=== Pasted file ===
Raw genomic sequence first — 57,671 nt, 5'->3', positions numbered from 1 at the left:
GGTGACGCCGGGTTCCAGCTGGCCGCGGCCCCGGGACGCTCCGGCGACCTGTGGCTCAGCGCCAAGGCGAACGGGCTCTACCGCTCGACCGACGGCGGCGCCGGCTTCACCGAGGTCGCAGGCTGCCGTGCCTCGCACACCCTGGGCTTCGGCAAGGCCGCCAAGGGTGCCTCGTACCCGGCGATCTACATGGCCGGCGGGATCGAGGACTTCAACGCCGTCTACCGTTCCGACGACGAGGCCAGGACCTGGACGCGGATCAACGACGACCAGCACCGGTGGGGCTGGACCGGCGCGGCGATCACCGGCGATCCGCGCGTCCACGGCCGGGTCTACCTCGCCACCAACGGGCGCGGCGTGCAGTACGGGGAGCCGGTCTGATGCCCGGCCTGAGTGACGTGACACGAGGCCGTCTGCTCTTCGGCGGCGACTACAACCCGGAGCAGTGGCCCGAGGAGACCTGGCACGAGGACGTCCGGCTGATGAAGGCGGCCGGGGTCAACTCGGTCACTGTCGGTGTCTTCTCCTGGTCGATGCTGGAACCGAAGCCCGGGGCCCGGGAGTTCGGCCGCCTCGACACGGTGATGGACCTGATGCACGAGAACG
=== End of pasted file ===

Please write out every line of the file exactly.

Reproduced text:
Raw genomic sequence first — 57,671 nt, 5'->3', positions numbered from 1 at the left:
GGTGACGCCGGGTTCCAGCTGGCCGCGGCCCCGGGACGCTCCGGCGACCTGTGGCTCAGCGCCAAGGCGAACGGGCTCTACCGCTCGACCGACGGCGGCGCCGGCTTCACCGAGGTCGCAGGCTGCCGTGCCTCGCACACCCTGGGCTTCGGCAAGGCCGCCAAGGGTGCCTCGTACCCGGCGATCTACATGGCCGGCGGGATCGAGGACTTCAACGCCGTCTACCGTTCCGACGACGAGGCCAGGACCTGGACGCGGATCAACGACGACCAGCACCGGTGGGGCTGGACCGGCGCGGCGATCACCGGCGATCCGCGCGTCCACGGCCGGGTCTACCTCGCCACCAACGGGCGCGGCGTGCAGTACGGGGAGCCGGTCTGATGCCCGGCCTGAGTGACGTGACACGAGGCCGTCTGCTCTTCGGCGGCGACTACAACCCGGAGCAGTGGCCCGAGGAGACCTGGCACGAGGACGTCCGGCTGATGAAGGCGGCCGGGGTCAACTCGGTCACTGTCGGTGTCTTCTCCTGGTCGATGCTGGAACCGAAGCCCGGGGCCCGGGAGTTCGGCCGCCTCGACACGGTGATGGACCTGATGCACGAGAACG